Education Secretary Nicky Morgan faced jeers and heckling from teachers throughout her speech at the National Association of Schoolmasters Union of Women Teachers (NASUWT) teachers' conference in Birmingham as she announced the government's plans to turn all schools in England into academies.
Morgan, the first Education Secretary to attend the conference in 19 years, was met with shouts of "rubbish" as she announced plans to turn every school in England into an academy, whereby they are independent of local authority control, by 2020, a scheme met with resistance by opposition parties, teachers and unions.
The Loughborough MP's speech was met with laughter and a large round of mocking applause broke out when she said that negativity from the NASUWT was putting young people off from choosing the teaching profession as a career.
"If I were a young person making a decision about my future career and I saw some of the language coming out from the NASUWT, as well as some of the other unions, would I want to become a teacher?
"If I read about a profession 'standing on the precipice of a crisis', would I consider a life in teaching? – no I would not," she said.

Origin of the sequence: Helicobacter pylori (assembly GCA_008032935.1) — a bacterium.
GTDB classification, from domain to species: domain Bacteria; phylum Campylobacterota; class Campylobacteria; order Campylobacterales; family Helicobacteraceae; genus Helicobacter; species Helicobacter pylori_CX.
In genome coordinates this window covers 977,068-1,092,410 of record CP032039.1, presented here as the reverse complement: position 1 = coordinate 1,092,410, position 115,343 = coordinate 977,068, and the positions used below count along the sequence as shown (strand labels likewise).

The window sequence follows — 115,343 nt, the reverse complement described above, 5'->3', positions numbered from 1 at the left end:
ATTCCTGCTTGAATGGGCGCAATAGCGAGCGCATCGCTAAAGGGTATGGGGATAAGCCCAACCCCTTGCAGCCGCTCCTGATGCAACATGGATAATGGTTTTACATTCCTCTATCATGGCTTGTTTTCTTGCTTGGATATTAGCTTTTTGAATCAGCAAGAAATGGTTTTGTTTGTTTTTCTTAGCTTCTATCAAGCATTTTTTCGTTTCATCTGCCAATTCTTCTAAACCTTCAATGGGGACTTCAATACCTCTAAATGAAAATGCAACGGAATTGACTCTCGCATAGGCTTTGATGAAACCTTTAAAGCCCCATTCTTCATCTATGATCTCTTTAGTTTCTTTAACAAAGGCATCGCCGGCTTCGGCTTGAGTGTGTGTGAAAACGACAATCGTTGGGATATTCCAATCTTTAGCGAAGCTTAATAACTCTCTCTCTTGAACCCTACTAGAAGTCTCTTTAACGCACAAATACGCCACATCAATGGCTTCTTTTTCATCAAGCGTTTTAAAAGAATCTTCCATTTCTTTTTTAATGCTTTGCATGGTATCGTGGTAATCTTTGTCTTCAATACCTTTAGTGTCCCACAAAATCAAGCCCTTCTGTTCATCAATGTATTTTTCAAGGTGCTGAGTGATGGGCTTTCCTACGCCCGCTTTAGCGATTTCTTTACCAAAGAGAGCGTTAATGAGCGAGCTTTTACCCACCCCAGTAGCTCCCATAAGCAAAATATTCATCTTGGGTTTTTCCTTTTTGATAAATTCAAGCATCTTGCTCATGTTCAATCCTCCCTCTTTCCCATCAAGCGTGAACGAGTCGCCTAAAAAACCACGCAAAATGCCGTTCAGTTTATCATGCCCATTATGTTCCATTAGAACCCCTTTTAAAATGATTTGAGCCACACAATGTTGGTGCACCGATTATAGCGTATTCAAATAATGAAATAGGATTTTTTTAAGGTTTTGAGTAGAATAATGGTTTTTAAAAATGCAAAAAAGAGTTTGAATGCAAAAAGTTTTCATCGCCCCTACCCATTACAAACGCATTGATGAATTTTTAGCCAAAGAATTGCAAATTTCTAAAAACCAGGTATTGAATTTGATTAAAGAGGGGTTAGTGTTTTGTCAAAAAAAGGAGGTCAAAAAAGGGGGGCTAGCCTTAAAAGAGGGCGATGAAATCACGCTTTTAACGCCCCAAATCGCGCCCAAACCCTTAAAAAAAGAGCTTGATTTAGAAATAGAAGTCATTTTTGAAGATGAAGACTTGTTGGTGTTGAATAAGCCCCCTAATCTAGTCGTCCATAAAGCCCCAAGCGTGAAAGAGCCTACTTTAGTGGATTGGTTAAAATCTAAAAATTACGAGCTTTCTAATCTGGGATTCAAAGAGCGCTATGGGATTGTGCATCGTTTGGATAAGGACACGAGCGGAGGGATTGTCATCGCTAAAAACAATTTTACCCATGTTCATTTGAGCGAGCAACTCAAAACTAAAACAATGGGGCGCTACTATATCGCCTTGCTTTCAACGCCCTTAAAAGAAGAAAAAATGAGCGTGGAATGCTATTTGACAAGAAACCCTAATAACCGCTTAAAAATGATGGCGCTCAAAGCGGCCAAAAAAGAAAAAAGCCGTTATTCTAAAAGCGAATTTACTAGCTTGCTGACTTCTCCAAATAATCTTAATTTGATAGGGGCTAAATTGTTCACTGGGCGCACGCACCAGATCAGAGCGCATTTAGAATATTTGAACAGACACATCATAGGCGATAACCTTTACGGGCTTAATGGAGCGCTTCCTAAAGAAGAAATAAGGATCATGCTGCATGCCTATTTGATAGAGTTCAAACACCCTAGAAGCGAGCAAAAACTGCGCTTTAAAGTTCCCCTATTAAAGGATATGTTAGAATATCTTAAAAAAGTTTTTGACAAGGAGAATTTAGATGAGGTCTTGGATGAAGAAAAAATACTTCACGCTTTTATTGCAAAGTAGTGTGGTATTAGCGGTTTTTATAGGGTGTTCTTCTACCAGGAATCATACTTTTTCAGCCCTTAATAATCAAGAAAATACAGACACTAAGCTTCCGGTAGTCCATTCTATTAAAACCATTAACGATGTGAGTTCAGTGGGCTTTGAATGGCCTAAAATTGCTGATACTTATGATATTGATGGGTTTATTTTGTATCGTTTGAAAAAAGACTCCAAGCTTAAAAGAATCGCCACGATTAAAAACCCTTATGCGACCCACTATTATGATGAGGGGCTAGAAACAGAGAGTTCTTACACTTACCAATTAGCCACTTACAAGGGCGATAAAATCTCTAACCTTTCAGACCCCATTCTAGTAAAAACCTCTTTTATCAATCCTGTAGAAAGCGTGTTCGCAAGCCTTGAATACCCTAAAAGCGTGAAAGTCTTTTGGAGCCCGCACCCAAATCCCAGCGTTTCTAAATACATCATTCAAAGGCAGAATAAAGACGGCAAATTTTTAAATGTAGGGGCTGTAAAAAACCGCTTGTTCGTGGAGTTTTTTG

Later in the speech, Morgan's comment that children would suffer if the teaching unions could not work with the government on these new plans was met with one member of the audience shouting, "They are suffering!"
Despite the frosty reception given to Ms Morgan, others praised her for attending the conference and speaking directly to teachers about the government's plans. NASUWT general secretary Chris Keates thanked Ms Morgan for attending the annual gathering, adding that she would be welcome every year.
"You've realised that obviously it's time to face the music and engage with the profession, so welcome to the NASUWT conference. So I am pleased you're here, and you're delighted you're not Michael Gove," Keates said in a an acerbic reference to Morgan's predecessor as Education Secretary.
As well as the academy plans, the government's white paper proposals allow head teachers who take over struggling schools a two-and-a-half-year reprieve from Ofsted inspections to enable them to turn things around, and a new accreditation system for teacher training to be approved by head teachers.